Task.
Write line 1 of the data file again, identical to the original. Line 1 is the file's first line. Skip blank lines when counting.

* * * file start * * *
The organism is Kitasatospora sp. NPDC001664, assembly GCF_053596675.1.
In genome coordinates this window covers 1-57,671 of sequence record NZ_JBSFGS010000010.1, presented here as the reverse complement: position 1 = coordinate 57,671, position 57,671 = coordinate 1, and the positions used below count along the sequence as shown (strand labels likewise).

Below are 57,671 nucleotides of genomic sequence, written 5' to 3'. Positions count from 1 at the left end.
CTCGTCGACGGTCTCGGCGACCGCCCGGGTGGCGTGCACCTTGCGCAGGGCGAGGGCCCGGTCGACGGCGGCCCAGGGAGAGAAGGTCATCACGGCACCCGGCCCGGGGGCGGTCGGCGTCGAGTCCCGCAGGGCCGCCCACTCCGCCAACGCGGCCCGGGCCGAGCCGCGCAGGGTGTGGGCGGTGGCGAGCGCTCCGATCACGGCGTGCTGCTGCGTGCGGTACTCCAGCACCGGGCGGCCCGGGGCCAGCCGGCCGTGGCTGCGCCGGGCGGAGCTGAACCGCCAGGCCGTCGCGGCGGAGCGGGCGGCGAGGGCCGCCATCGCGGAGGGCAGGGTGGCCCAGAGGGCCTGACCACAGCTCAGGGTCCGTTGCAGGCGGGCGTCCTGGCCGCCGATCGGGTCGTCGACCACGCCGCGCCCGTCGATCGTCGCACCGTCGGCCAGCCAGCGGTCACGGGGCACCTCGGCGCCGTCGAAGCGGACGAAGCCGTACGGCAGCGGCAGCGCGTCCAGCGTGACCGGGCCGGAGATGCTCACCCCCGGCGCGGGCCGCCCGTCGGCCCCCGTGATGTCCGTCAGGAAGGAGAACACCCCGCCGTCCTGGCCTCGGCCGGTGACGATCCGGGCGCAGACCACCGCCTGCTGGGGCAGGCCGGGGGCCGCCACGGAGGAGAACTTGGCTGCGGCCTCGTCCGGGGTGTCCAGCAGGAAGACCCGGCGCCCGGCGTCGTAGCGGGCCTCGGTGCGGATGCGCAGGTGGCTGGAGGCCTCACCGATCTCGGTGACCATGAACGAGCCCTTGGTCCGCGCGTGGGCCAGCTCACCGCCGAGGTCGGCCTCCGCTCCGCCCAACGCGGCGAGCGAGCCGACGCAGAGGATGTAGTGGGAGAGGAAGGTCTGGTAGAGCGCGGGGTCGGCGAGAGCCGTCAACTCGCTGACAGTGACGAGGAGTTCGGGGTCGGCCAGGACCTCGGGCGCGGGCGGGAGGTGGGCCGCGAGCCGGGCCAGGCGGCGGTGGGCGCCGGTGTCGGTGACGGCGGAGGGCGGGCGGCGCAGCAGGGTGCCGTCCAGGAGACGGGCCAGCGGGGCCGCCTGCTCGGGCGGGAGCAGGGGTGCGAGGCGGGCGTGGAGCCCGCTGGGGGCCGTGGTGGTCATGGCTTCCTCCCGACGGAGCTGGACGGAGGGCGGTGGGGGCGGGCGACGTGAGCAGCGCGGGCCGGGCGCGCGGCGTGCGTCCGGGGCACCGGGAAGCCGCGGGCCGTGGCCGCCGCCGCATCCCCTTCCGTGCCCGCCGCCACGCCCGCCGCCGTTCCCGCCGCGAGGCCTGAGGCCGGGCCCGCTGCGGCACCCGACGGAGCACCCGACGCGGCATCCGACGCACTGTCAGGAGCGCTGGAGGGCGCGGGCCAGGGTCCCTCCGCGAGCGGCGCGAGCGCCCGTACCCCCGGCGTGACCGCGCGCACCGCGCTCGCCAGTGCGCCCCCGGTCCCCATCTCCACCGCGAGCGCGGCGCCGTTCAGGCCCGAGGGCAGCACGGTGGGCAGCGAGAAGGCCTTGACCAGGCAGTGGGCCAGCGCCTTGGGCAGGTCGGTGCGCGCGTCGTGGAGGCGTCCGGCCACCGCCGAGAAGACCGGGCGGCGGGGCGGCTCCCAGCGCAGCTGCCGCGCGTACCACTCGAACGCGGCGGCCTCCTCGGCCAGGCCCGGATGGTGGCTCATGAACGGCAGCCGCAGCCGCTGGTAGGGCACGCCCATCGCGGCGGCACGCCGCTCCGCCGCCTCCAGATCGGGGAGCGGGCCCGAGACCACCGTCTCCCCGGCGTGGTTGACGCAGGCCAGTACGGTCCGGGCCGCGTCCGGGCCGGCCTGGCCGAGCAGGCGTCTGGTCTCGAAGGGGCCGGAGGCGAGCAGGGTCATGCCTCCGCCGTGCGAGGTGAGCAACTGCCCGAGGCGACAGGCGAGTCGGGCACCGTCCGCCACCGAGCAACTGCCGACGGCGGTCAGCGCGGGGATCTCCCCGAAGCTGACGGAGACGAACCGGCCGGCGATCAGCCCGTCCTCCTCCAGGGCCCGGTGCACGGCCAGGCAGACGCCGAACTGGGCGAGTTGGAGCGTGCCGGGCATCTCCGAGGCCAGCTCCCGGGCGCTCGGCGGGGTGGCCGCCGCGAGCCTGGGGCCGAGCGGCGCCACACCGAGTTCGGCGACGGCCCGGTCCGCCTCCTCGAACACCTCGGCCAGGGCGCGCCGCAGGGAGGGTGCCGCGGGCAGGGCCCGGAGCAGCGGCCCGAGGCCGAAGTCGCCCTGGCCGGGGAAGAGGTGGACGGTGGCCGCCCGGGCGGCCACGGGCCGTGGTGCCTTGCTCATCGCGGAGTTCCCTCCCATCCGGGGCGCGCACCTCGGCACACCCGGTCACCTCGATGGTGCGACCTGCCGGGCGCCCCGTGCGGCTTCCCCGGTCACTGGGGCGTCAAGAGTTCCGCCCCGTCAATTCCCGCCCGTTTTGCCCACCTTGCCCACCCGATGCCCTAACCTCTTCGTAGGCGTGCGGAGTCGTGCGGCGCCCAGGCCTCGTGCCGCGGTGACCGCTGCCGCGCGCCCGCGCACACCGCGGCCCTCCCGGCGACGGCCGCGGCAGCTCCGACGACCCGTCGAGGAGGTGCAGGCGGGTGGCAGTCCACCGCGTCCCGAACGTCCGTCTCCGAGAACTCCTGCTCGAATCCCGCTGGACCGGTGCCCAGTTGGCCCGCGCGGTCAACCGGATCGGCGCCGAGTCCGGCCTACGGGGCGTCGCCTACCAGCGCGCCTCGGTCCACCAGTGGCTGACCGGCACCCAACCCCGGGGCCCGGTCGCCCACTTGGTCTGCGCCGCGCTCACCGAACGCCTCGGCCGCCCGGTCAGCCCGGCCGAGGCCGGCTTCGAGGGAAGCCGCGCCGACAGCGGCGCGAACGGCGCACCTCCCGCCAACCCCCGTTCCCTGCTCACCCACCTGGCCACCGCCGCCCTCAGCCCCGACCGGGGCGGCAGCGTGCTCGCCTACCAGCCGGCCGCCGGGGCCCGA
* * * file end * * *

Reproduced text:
The organism is Kitasatospora sp. NPDC001664, assembly GCF_053596675.1.